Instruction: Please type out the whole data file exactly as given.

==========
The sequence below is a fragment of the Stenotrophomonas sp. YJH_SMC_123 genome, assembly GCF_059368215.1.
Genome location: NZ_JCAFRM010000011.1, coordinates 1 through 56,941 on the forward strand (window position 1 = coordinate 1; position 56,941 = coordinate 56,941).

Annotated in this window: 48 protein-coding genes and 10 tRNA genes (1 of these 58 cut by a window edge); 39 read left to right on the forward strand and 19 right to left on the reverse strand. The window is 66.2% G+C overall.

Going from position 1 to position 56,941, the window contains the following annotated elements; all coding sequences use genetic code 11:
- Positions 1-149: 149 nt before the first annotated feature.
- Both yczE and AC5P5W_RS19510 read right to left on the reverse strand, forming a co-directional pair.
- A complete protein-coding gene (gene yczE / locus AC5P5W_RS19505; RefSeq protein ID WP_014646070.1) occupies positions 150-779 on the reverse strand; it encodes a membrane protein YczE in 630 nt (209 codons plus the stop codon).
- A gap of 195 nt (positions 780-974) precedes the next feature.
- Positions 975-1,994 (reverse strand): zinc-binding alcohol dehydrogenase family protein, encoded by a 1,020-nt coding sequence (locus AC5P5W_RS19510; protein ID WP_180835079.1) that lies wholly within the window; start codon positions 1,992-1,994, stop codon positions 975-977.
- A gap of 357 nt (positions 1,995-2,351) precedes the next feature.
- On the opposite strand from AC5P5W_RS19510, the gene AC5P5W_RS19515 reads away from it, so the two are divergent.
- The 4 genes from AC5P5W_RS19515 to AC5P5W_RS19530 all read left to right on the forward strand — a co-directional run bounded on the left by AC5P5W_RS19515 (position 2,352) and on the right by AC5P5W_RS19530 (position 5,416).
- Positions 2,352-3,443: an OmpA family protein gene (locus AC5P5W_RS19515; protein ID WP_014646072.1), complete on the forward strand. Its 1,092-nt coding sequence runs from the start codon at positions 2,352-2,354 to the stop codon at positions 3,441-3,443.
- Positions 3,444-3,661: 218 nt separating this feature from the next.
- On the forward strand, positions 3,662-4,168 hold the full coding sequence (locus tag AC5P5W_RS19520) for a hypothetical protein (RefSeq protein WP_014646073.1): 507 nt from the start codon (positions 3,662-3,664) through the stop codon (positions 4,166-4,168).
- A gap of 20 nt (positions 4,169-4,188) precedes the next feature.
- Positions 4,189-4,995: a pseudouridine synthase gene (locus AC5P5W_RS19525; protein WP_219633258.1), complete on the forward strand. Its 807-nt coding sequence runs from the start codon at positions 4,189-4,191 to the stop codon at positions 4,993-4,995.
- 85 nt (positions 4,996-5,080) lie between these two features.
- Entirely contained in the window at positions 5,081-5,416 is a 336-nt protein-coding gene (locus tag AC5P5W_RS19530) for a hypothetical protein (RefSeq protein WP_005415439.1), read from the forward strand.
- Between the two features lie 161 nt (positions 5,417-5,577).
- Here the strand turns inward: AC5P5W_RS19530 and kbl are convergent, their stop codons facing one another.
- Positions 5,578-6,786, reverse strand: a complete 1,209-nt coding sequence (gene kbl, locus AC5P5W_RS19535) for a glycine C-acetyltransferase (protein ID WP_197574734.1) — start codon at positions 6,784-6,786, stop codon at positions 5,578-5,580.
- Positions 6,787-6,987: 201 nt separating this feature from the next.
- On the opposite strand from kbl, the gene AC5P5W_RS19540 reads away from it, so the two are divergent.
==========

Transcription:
The sequence below is a fragment of the Stenotrophomonas sp. YJH_SMC_123 genome, assembly GCF_059368215.1.
Genome location: NZ_JCAFRM010000011.1, coordinates 1 through 56,941 on the forward strand (window position 1 = coordinate 1; position 56,941 = coordinate 56,941).

Annotated in this window: 48 protein-coding genes and 10 tRNA genes (1 of these 58 cut by a window edge); 39 read left to right on the forward strand and 19 right to left on the reverse strand. The window is 66.2% G+C overall.

Going from position 1 to position 56,941, the window contains the following annotated elements; all coding sequences use genetic code 11:
- Positions 1-149: 149 nt before the first annotated feature.
- Both yczE and AC5P5W_RS19510 read right to left on the reverse strand, forming a co-directional pair.
- A complete protein-coding gene (gene yczE / locus AC5P5W_RS19505; RefSeq protein ID WP_014646070.1) occupies positions 150-779 on the reverse strand; it encodes a membrane protein YczE in 630 nt (209 codons plus the stop codon).
- A gap of 195 nt (positions 780-974) precedes the next feature.
- Positions 975-1,994 (reverse strand): zinc-binding alcohol dehydrogenase family protein, encoded by a 1,020-nt coding sequence (locus AC5P5W_RS19510; protein ID WP_180835079.1) that lies wholly within the window; start codon positions 1,992-1,994, stop codon positions 975-977.
- A gap of 357 nt (positions 1,995-2,351) precedes the next feature.
- On the opposite strand from AC5P5W_RS19510, the gene AC5P5W_RS19515 reads away from it, so the two are divergent.
- The 4 genes from AC5P5W_RS19515 to AC5P5W_RS19530 all read left to right on the forward strand — a co-directional run bounded on the left by AC5P5W_RS19515 (position 2,352) and on the right by AC5P5W_RS19530 (position 5,416).
- Positions 2,352-3,443: an OmpA family protein gene (locus AC5P5W_RS19515; protein ID WP_014646072.1), complete on the forward strand. Its 1,092-nt coding sequence runs from the start codon at positions 2,352-2,354 to the stop codon at positions 3,441-3,443.
- Positions 3,444-3,661: 218 nt separating this feature from the next.
- On the forward strand, positions 3,662-4,168 hold the full coding sequence (locus tag AC5P5W_RS19520) for a hypothetical protein (RefSeq protein WP_014646073.1): 507 nt from the start codon (positions 3,662-3,664) through the stop codon (positions 4,166-4,168).
- A gap of 20 nt (positions 4,169-4,188) precedes the next feature.
- Positions 4,189-4,995: a pseudouridine synthase gene (locus AC5P5W_RS19525; protein WP_219633258.1), complete on the forward strand. Its 807-nt coding sequence runs from the start codon at positions 4,189-4,191 to the stop codon at positions 4,993-4,995.
- 85 nt (positions 4,996-5,080) lie between these two features.
- Entirely contained in the window at positions 5,081-5,416 is a 336-nt protein-coding gene (locus tag AC5P5W_RS19530) for a hypothetical protein (RefSeq protein WP_005415439.1), read from the forward strand.
- Between the two features lie 161 nt (positions 5,417-5,577).
- Here the strand turns inward: AC5P5W_RS19530 and kbl are convergent, their stop codons facing one another.
- Positions 5,578-6,786, reverse strand: a complete 1,209-nt coding sequence (gene kbl, locus AC5P5W_RS19535) for a glycine C-acetyltransferase (protein ID WP_197574734.1) — start codon at positions 6,784-6,786, stop codon at positions 5,578-5,580.
- Positions 6,787-6,987: 201 nt separating this feature from the next.
- On the opposite strand from kbl, the gene AC5P5W_RS19540 reads away from it, so the two are divergent.